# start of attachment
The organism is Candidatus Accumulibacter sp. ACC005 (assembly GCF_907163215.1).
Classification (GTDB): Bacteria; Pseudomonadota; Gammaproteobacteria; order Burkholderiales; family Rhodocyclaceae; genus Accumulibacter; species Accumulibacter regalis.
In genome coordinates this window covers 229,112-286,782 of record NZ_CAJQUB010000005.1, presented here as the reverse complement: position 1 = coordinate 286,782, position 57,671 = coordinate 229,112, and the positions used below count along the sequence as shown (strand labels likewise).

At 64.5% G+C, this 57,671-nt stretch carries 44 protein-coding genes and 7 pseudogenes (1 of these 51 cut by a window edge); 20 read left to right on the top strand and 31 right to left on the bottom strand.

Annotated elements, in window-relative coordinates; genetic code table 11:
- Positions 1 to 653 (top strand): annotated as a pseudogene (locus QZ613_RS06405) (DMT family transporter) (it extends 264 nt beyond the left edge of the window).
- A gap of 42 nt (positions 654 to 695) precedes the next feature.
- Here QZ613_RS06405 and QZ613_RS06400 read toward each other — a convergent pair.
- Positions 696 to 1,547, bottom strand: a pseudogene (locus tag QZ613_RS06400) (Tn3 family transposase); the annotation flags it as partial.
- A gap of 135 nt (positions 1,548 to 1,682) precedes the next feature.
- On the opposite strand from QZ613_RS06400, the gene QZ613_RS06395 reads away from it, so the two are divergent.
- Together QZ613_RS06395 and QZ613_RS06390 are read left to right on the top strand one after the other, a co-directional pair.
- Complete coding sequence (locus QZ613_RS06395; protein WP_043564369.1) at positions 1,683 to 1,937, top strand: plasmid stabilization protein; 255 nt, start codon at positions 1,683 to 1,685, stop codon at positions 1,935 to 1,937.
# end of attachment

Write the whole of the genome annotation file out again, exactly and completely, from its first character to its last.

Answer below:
The organism is Candidatus Accumulibacter sp. ACC005 (assembly GCF_907163215.1).
Classification (GTDB): Bacteria; Pseudomonadota; Gammaproteobacteria; order Burkholderiales; family Rhodocyclaceae; genus Accumulibacter; species Accumulibacter regalis.
In genome coordinates this window covers 229,112-286,782 of record NZ_CAJQUB010000005.1, presented here as the reverse complement: position 1 = coordinate 286,782, position 57,671 = coordinate 229,112, and the positions used below count along the sequence as shown (strand labels likewise).

At 64.5% G+C, this 57,671-nt stretch carries 44 protein-coding genes and 7 pseudogenes (1 of these 51 cut by a window edge); 20 read left to right on the top strand and 31 right to left on the bottom strand.

Annotated elements, in window-relative coordinates; genetic code table 11:
- Positions 1 to 653 (top strand): annotated as a pseudogene (locus QZ613_RS06405) (DMT family transporter) (it extends 264 nt beyond the left edge of the window).
- A gap of 42 nt (positions 654 to 695) precedes the next feature.
- Here QZ613_RS06405 and QZ613_RS06400 read toward each other — a convergent pair.
- Positions 696 to 1,547, bottom strand: a pseudogene (locus tag QZ613_RS06400) (Tn3 family transposase); the annotation flags it as partial.
- A gap of 135 nt (positions 1,548 to 1,682) precedes the next feature.
- On the opposite strand from QZ613_RS06400, the gene QZ613_RS06395 reads away from it, so the two are divergent.
- Together QZ613_RS06395 and QZ613_RS06390 are read left to right on the top strand one after the other, a co-directional pair.
- Complete coding sequence (locus QZ613_RS06395; protein WP_043564369.1) at positions 1,683 to 1,937, top strand: plasmid stabilization protein; 255 nt, start codon at positions 1,683 to 1,685, stop codon at positions 1,935 to 1,937.